Within five minutes of arriving at St
Gabriel's Community Centre in Leicester, you get the sense that an interview
with Alphonso Hunter is going to be a laid back, relaxed affair. You also know
that he is going to be straight with you in his responses, honesty that comes
from many active years in youth work.
Alphonso has good reason to be relaxed as of
late. He just completed his degree course in youth and community development,
some 15 years after he took the course's predecessor - the Certificate in Youth
and Community Work. He's been in practice for as many years, and talks of his
strong commitment to the young people that he meets on a day to day basis. So, I
ask with some hesitation,
how was it going back?
"The University system doesn't really
change that much." He reflects, looking to the floor in a hope that
it will back him up on the point he is so tactfully making. "The real benefit of going back after so long in
practice is to know that it is not the be all and end all of youth work life.
After all, a lot of what the youth work training system does, contributes to you
losing that natural ability to 'do' youth work."
is keen to stress though that there is a balance between the sense of loss with
a sense of gain. "Sure," he says, "we lose stuff, but I also
gained a discipline like no other. I engaged in the reading, the learning and
found it pretty much a useful exercise."
work has taken him far and wide. He likes very much to specialise in
international work, with much of Europe all ready covered with different groups
of young people. His most recent exploration was further a field, to Canada.
His eyes light up
with a sudden spark of enthusiasm. "There is something of a buzz about it
all. We had these young people, working together on a massive peer-education
drugs project, here in Leicester and then we found ourselves in Canada, taking
the achievements to other places." The Canada youth exchange had been about
information and experience. "We tried to start, as always, at where young
people are at - something that University doesn't seem to be able to do, and
then we help them learn and develop their knowledge of drug misuse."
youth work is certainly a well established field for Alphonso, and a consistent
theme seems to be drawn from his experiences. "We're out to support young
people, in whatever they do. Support in work, support in education, support in
Young People's project, the youth work at the community centre, is developing
unique personalised support services for young people. Together with the
centre-based activities that take place on Tuesday and Thursday nights, a new
one-to-one service is integral to what the workers provide. Young people
register as 'members' when they attend the club for the first time, become
'assigned' to a keyworker and then attend the club as normal. If the need for some
one-to-one support arises, on practically anything from drugs to education, the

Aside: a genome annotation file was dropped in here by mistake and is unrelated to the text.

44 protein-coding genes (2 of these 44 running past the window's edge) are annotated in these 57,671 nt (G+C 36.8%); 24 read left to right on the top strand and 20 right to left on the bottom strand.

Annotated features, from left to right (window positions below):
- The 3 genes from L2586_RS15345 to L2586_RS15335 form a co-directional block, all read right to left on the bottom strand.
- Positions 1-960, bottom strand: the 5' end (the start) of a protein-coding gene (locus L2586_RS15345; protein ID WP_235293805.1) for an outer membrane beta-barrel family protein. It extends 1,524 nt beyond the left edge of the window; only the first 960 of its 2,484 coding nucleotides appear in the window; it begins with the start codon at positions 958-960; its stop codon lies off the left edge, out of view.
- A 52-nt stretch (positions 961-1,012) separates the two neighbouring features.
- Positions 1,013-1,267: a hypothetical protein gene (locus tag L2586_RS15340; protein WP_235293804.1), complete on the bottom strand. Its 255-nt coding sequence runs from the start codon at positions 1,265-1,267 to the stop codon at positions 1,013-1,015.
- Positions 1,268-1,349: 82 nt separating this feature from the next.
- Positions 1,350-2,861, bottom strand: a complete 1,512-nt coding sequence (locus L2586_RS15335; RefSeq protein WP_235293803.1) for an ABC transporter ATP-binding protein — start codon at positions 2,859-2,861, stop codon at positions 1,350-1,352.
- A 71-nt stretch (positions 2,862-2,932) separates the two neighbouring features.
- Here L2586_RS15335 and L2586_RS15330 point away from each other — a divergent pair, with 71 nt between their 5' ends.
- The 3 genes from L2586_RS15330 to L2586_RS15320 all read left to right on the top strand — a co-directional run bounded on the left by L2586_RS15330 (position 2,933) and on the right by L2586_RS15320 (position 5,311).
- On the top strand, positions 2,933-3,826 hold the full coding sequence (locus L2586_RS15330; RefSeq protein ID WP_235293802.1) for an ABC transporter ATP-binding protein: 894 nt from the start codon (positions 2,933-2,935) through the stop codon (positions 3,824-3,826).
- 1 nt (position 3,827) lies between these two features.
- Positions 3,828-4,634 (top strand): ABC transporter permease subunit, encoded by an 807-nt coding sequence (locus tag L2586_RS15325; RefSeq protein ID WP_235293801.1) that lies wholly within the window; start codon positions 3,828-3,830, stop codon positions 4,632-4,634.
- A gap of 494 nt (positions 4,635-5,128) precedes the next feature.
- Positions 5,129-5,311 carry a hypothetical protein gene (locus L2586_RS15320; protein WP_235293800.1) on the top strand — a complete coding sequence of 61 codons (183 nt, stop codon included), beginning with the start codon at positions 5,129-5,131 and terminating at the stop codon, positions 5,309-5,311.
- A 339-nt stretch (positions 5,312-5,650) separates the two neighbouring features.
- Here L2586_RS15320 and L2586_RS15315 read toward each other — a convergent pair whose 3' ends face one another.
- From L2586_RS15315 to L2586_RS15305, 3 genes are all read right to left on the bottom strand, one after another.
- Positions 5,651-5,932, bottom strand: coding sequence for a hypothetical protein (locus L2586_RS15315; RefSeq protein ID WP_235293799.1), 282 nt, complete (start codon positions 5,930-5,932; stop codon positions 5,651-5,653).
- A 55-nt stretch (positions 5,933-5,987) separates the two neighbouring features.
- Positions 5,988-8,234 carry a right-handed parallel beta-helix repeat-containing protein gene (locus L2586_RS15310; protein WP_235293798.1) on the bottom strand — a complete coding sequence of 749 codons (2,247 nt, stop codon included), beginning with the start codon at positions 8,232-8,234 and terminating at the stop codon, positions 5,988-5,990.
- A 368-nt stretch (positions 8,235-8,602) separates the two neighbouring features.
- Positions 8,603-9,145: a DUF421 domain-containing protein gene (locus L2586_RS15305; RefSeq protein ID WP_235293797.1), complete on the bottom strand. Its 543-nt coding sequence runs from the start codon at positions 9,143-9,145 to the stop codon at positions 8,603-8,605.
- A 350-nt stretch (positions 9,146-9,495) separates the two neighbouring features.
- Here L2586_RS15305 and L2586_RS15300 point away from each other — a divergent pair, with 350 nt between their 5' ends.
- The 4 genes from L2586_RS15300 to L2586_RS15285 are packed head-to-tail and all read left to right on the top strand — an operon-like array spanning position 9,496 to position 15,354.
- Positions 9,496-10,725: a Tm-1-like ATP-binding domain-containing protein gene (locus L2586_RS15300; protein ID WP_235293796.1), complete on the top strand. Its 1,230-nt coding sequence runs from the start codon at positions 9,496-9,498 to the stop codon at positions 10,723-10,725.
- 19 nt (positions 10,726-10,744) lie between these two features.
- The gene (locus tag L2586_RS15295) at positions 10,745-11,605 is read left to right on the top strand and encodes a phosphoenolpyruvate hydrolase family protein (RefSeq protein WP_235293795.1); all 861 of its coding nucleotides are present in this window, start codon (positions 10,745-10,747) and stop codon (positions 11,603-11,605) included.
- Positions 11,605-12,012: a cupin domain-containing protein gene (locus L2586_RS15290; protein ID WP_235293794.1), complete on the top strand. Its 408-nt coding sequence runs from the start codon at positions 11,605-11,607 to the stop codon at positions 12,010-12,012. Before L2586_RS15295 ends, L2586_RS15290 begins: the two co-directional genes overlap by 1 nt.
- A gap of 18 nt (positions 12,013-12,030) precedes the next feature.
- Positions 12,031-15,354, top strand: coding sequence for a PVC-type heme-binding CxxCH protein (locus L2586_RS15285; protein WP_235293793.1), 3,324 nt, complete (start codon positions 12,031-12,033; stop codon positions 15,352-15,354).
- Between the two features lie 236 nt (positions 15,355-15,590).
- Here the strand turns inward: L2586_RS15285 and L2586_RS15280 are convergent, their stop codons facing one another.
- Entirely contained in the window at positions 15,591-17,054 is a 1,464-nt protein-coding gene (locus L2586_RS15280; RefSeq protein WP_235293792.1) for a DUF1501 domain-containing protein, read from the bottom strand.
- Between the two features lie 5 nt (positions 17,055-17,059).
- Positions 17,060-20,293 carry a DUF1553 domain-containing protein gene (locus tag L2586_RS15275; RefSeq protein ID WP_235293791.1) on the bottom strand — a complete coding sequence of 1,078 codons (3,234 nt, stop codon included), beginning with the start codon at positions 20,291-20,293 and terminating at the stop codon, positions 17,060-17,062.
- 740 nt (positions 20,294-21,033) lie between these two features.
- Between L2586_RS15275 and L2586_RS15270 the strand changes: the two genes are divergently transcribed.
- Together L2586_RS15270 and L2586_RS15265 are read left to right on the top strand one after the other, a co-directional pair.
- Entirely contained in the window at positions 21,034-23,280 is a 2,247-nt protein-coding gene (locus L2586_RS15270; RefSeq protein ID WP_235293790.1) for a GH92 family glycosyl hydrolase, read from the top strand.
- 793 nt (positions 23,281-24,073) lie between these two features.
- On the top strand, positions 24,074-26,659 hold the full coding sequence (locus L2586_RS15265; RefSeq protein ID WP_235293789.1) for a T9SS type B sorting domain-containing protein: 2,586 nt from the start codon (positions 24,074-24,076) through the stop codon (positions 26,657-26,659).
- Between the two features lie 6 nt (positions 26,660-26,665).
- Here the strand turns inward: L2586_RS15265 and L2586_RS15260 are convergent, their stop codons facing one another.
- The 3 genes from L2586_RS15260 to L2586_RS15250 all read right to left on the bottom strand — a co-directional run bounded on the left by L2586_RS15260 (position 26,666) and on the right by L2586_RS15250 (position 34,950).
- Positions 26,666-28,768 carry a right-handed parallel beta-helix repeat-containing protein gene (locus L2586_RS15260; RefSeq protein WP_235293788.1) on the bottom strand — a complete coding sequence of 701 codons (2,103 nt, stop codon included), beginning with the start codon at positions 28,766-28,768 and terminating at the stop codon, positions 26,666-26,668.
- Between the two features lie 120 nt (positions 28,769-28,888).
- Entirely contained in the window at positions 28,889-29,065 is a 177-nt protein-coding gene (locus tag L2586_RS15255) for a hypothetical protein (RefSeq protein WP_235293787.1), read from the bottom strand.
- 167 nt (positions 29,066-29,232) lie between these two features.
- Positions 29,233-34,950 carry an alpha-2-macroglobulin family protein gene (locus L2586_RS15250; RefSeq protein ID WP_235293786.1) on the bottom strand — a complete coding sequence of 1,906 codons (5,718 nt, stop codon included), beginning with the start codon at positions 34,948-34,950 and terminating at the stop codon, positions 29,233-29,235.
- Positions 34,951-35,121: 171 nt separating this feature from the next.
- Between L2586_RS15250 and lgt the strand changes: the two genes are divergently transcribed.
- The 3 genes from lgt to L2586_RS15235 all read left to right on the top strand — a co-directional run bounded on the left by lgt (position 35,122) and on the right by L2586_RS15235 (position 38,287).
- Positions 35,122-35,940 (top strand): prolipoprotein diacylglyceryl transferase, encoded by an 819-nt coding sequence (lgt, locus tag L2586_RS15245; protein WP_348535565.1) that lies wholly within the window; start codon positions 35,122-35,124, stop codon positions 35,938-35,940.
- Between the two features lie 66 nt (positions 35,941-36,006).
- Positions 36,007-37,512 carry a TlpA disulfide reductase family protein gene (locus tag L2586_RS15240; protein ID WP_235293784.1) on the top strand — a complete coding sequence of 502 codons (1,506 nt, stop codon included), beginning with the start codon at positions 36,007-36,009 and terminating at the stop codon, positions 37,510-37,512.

workers can provide the equivalent of 50 years worth of combined experience and knowledge.
Using recent Neighbourhood Support Fund money, the project has a committed source
of financial aid, together with a structure to make it work effectively. Young
people's details are entered into a confidential database with all the
information they gave at interview, and then the worker makes contact with them
in an informal way throughout their attendance at the centre.
what Connexions is trying to do now," Alphonso muses. "Something that
I've been trying to sell to people for something like 3 or 4 years now. They
have obviously got a lot of catching up to do. Because we're natural with the
young people as well, the structure isn't the main focus - rather the young
people are and we will continue to work from where they are at."
the coming months, Alphonso is going to get an opportunity to realise his vision
fully in practice. He is integrating the support project fully, with workers
already gearing their discussion groups, activities and one to one encounters
around careful and planned recordings that fully match young people's needs.
Alphonso jingles together his keys for the front door of the Thursday evening
club, he has a slight grin on his face. I get the sense that he wants to add
something else to the interview.
that youth work students must remember that they shouldn't take it all to heart.
We don't want clones coming out of places like Leicester. In the end, with the
benefits and negative aspects of training aside, youth workers need that sense
of realism - right?"
of young people rush past the worker as he opens the door to them. Alphonso lets
out a smile and looks firmly into my eyes.
let's go and deal with these hooligans..."
Hunter is the full time youth worker at St Gabriel's Community Centre, in Kerrysdale
Avenue, Leicester. He is taking part in our Profiles feature in September 2001.
If you would like to have a go, find
out more here.